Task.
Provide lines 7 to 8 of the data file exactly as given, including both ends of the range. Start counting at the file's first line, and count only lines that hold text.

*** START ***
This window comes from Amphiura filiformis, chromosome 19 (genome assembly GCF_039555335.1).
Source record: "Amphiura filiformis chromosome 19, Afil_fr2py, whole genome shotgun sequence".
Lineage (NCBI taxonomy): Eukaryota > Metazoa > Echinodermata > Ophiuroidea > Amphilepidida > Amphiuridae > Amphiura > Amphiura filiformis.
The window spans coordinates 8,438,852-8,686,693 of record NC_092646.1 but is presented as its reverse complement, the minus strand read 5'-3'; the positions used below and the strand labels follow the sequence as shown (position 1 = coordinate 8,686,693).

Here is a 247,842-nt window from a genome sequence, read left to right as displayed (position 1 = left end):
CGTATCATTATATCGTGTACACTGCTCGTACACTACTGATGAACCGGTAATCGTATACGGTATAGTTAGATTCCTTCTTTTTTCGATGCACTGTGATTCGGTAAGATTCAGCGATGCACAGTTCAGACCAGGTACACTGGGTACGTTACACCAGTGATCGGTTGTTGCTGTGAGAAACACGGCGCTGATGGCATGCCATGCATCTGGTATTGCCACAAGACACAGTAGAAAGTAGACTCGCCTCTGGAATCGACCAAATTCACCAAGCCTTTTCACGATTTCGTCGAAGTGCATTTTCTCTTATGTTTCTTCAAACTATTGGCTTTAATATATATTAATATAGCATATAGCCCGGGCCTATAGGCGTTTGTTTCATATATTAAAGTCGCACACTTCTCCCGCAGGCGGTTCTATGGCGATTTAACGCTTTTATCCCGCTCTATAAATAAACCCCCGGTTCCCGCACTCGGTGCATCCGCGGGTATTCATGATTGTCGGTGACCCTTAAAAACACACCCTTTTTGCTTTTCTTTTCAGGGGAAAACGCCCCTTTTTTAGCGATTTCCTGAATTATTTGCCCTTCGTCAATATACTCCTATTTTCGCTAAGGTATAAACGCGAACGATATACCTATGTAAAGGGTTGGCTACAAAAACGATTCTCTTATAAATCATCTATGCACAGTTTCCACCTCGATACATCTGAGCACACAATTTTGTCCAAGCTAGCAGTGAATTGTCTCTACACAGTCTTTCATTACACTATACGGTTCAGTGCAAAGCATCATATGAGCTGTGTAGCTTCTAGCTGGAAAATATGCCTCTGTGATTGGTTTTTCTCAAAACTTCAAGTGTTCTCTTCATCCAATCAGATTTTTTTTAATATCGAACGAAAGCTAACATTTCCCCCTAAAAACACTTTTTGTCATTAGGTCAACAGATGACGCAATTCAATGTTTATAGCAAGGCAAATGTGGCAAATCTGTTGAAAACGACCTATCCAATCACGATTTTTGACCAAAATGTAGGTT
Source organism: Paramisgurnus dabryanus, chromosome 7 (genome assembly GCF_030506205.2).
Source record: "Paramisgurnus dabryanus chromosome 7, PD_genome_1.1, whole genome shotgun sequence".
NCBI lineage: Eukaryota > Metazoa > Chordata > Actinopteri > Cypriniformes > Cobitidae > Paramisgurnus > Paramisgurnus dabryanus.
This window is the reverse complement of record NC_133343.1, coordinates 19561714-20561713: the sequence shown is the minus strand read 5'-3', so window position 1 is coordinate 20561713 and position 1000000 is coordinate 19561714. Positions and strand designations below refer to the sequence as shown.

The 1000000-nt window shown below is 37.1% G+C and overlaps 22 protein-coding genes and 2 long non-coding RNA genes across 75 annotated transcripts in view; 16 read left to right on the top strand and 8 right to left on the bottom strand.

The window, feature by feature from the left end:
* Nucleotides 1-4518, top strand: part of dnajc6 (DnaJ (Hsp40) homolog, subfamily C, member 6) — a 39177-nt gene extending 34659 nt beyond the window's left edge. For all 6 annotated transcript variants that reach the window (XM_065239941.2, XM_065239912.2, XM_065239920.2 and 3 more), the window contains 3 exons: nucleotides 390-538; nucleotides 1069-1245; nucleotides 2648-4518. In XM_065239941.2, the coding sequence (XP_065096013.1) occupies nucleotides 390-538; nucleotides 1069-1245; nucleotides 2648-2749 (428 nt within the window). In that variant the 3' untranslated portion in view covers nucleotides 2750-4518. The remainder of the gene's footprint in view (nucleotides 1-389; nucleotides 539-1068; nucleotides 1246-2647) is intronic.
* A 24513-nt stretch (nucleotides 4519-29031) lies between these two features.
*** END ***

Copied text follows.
Source organism: Paramisgurnus dabryanus, chromosome 7 (genome assembly GCF_030506205.2).
Source record: "Paramisgurnus dabryanus chromosome 7, PD_genome_1.1, whole genome shotgun sequence".